Alcohol Consumption and Long-Term Labor Market Outcomes

Petri Böckerman, Ari Hyytinen, Terhi Maczulskij
  • Health Economics, December 2015, Wiley
  • DOI: 10.1002/hec.3290

Alcohol Consumption and Long-Term Labor Market Outcomes

What is it about?

We examine whether alcohol consumption is related to long-term labor market outcomes. The results show that former drinkers and heavy drinkers both have almost 20% lower earnings compared to moderate drinkers. On average, former drinkers work annually c. 1 month less over the 20-year observation period.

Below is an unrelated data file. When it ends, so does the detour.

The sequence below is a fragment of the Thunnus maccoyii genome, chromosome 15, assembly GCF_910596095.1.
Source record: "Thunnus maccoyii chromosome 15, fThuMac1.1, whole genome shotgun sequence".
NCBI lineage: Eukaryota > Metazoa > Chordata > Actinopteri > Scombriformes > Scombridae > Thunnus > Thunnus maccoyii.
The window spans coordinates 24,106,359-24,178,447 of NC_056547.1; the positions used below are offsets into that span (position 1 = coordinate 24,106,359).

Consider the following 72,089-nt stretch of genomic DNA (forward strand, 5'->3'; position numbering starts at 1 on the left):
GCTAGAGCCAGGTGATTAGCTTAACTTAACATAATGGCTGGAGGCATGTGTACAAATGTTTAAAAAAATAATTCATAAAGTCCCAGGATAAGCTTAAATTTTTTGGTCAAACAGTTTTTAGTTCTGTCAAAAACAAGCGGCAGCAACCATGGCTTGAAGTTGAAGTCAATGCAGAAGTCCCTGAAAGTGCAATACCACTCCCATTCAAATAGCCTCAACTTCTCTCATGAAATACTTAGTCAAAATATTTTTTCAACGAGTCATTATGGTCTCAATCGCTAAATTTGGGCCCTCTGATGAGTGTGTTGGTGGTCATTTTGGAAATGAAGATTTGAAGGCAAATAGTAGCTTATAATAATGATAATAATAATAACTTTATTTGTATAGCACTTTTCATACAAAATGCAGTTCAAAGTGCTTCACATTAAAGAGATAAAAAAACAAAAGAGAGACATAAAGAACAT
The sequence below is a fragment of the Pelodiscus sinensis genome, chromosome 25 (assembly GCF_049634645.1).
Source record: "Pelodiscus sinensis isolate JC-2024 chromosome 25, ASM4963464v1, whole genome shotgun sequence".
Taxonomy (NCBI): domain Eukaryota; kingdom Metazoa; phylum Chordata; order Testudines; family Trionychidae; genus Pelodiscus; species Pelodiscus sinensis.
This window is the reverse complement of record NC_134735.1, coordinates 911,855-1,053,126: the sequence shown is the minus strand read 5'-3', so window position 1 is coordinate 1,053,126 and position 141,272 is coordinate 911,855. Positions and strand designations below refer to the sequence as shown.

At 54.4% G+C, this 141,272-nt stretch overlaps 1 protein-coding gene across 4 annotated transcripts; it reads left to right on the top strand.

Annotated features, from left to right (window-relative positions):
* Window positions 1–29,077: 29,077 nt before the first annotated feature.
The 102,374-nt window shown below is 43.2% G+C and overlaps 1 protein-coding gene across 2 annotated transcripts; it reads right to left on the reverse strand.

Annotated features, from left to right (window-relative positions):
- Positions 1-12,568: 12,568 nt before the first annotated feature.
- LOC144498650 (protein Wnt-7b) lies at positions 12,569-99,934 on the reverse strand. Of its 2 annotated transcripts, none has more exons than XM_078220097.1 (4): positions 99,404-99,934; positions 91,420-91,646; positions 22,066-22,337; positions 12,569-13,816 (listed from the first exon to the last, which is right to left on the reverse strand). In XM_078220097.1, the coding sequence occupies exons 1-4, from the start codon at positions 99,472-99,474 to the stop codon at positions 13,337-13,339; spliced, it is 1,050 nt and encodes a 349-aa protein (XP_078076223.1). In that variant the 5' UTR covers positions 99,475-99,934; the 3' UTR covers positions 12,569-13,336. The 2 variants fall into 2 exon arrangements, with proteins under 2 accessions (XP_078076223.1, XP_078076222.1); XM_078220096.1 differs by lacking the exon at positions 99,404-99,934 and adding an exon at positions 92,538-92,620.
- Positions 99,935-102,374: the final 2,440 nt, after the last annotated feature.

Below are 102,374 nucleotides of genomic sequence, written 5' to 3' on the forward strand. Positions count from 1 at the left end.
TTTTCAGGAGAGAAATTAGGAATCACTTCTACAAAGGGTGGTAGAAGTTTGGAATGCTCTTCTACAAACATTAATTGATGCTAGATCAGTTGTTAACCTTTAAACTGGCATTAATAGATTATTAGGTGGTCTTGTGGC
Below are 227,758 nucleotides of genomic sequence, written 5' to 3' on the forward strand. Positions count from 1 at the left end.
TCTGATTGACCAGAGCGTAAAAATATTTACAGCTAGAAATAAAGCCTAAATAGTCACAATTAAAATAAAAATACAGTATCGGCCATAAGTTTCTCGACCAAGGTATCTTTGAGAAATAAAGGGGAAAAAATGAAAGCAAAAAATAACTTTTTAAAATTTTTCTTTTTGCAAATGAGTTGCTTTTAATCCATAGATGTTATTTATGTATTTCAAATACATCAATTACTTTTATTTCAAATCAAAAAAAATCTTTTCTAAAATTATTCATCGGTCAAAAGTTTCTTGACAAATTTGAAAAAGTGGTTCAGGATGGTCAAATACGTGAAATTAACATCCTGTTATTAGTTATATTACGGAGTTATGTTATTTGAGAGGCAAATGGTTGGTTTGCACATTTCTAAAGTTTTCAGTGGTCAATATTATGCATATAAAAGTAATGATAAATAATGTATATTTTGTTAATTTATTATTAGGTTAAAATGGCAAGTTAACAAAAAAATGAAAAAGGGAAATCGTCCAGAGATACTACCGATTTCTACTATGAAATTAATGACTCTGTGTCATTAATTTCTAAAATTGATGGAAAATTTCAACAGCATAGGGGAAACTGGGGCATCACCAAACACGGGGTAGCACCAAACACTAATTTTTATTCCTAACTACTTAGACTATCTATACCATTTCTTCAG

Why is it important?

Alcohol misuse causes considerable health-related and other costs to the society. How alcohol consumption is related to individuals’ labor market attachment is a highly policy-relevant question. Being employed is, for example, an important determinant of a person’s social status, having spillover effects on all aspects of wellbeing.

The following have contributed to this page: Professor Petri Böckerman